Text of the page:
Romania harvested a bumper wheat crop this year, yet wheat is becoming more expensive, leading to rising prices for bakery products. The phenomenon is tied to the world market, but also to offset the losses of previous years.
This year brought the largest wheat harvest since Romania’s accession to the EU in 2007. According to a statement from the Ministry of Agriculture, more than 11.33 million tonnes of wheat were grown this year in the country, and by Aug. 16, 98.54 percent of the area of about 2.2 million hectares had been harvested. The average yield per hectare was 5,346 tonnes.
By way of comparison, last year’s drought resulted in a crop of only 6.4 million tonnes of wheat in the country. The grain growers of Szeklerland — the predominantly Hungarian-inhabited area of the country — did not have a bad year either, although the area is not primarily famous for its grain. At the same time, yields in Hargita county are around the national average of 5.3 tons per hectare, and in Háromszék they exceed four tons in the case of wheat and barley.
These yields are generally worth treating with caution until the final figures come in, as farmers usually harvest the more promising crop first. Despite the abundant and high-quality wheat crop, experts are likely to make bread and bakery prices more expensive in the fall.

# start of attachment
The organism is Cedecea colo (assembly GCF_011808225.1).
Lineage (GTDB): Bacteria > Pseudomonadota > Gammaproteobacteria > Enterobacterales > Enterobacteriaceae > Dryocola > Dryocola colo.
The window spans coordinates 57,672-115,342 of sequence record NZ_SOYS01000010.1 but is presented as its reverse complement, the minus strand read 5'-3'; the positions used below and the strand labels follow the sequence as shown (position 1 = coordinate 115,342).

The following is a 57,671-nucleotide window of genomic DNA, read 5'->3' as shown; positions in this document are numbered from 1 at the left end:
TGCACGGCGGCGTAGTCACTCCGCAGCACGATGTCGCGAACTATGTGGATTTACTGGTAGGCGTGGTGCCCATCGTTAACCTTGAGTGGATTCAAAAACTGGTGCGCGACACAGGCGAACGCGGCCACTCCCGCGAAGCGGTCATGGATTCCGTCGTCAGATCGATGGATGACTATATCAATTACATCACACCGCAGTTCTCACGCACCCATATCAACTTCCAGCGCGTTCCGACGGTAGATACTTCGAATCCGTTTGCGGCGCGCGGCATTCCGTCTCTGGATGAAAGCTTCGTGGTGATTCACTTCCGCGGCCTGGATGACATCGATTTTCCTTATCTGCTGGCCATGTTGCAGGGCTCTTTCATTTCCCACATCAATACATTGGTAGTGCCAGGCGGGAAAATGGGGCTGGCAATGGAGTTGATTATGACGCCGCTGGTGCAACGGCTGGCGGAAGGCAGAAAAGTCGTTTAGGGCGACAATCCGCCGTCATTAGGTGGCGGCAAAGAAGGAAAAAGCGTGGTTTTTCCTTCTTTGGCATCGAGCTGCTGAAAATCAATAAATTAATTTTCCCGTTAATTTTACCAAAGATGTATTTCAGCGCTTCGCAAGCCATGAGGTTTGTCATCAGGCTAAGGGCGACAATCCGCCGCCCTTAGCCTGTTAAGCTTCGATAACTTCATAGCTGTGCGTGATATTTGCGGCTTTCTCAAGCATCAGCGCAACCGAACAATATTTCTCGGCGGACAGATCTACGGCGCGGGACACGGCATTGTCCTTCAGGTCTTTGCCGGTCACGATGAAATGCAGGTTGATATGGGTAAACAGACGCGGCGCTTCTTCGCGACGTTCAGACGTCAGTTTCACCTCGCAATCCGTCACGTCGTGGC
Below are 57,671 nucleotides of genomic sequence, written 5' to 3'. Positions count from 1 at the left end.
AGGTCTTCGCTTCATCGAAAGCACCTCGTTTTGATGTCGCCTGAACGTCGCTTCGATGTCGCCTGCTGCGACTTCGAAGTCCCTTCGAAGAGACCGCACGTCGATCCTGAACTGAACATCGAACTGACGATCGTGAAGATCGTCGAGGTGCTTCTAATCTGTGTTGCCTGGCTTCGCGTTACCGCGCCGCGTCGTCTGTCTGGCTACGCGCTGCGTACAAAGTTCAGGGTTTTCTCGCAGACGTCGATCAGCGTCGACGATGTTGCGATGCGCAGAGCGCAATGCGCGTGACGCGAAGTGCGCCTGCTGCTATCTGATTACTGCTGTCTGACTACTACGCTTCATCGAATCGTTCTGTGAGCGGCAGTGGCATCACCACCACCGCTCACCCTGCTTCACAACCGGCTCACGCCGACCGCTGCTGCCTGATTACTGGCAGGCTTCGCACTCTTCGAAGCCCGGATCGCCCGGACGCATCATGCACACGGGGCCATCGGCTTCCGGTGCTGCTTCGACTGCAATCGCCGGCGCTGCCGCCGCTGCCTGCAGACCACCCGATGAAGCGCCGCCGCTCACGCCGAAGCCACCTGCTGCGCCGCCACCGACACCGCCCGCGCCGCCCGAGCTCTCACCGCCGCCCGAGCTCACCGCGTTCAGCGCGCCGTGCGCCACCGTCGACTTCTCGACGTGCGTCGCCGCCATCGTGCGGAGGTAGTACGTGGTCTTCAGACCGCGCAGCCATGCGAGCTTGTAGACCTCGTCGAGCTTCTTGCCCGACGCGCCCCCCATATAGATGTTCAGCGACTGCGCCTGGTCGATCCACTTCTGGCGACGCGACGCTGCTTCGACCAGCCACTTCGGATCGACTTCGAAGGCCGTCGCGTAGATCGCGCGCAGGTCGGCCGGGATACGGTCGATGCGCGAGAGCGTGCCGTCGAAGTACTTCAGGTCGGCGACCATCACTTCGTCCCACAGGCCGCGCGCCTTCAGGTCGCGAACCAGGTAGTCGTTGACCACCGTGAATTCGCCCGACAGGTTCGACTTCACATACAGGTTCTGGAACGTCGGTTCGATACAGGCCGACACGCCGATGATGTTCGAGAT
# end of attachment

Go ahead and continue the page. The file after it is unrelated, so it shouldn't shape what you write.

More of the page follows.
The explanation for the seemingly contradictory phenomenon is that the price of wheat and flour is determined by the world market, and this year the wheat harvest in Europe and worldwide is of lower quality. Thus, despite the outstanding quantity and quality in Romania, disappointing crops elsewhere increases the demand and the prices globally.
“This year, Romanian producers are trying to make up for last year’s losses by raising the price of wheat, when they were able to harvest 6.4 million tonnes nationwide. In America, Ukraine, Russia, i.e. the large wheat producers, however, the drought has accumulated this year, the yield is lower worldwide,” Romanian Agriculture Minister Adrian Oros said at a press conference.
It is also noteworthy that while the price of wheat generally falls during harvest, this has not happened this year either. László Diószegi, one of the best-known bakery entrepreneurs in the country, predicts a 10 percent price increase.
“From September 15, we will have to raise the price of bread, otherwise we will hardly be able to cover our production costs,” Diószegi said. “Flour prices have already increased three times this year, and another price increase has been announced since September 13. We have not raised our (bakery) prices for almost two years, but the drastically rising price of flour, energy and labor will make it inevitable for us.”
Title image: MTI/Tamás Sóki.